Software makers are struggling to figure out how to price AI services that cost money each time users submit a prompt. This is because AI requires advanced hardware and runs it at capacity, which is more expensive than the relatively modest server bills associated with most software-as-a-service products.
In the past, software companies have made money by writing code once and then making big profits from each new incremental user. But this model is being disrupted by the dynamics of AI.
Some companies, like Microsoft, are charging for their AI-assisted copilots, such as those in Office and GitHub. Microsoft’s prices range from $5 to $40 per user per month. Other companies, like Box, are including AI features as part of their existing subscription plans. Box users on the Enterprise Plus tier and above will have access to 20 AI queries per month, with an additional 2,000 queries available for companies as a whole. Additional usage will require further payment.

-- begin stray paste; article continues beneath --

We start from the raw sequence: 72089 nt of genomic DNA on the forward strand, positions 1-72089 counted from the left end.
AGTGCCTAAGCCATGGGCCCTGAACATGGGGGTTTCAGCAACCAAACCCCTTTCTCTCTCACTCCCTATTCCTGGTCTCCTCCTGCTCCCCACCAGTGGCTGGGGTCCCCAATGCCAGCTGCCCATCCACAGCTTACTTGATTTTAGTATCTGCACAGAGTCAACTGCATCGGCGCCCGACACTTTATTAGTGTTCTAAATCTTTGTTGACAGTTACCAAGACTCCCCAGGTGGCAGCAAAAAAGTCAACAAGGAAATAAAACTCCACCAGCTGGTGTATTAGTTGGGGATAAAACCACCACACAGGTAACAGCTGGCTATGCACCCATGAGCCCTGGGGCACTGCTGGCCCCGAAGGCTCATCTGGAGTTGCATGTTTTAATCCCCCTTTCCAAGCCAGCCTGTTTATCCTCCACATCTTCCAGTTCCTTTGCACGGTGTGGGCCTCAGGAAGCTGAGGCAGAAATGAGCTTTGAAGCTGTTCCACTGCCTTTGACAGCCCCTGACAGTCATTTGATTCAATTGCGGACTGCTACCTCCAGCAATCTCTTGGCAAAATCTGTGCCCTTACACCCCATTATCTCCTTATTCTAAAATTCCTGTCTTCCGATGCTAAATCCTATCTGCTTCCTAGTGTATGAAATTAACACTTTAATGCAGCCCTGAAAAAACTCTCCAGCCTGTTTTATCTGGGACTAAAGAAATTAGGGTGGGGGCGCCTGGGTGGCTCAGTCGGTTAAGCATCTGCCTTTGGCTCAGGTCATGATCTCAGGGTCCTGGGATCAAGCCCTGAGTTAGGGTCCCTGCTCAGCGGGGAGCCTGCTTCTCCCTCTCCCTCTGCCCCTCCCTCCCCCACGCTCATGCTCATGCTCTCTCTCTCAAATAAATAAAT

Adobe is taking a different approach. It is including a varying number of “generative credits” with its various free and paid plans for Creative Cloud, Express, and Firefly. Starting in November 2023, Adobe will offer additional credits via subscription, with plans starting at $4.99 per month for 100 credits.
Box CEO Aaron Levie said he wanted to ensure that customers could experience the new AI features without having to pay extra. “We’re really happy about this model,” Levie said. Microsoft, on the other hand will start selling a Microsoft 365 copilot for Office on November 1.
The sources for this piece include an article in Axios.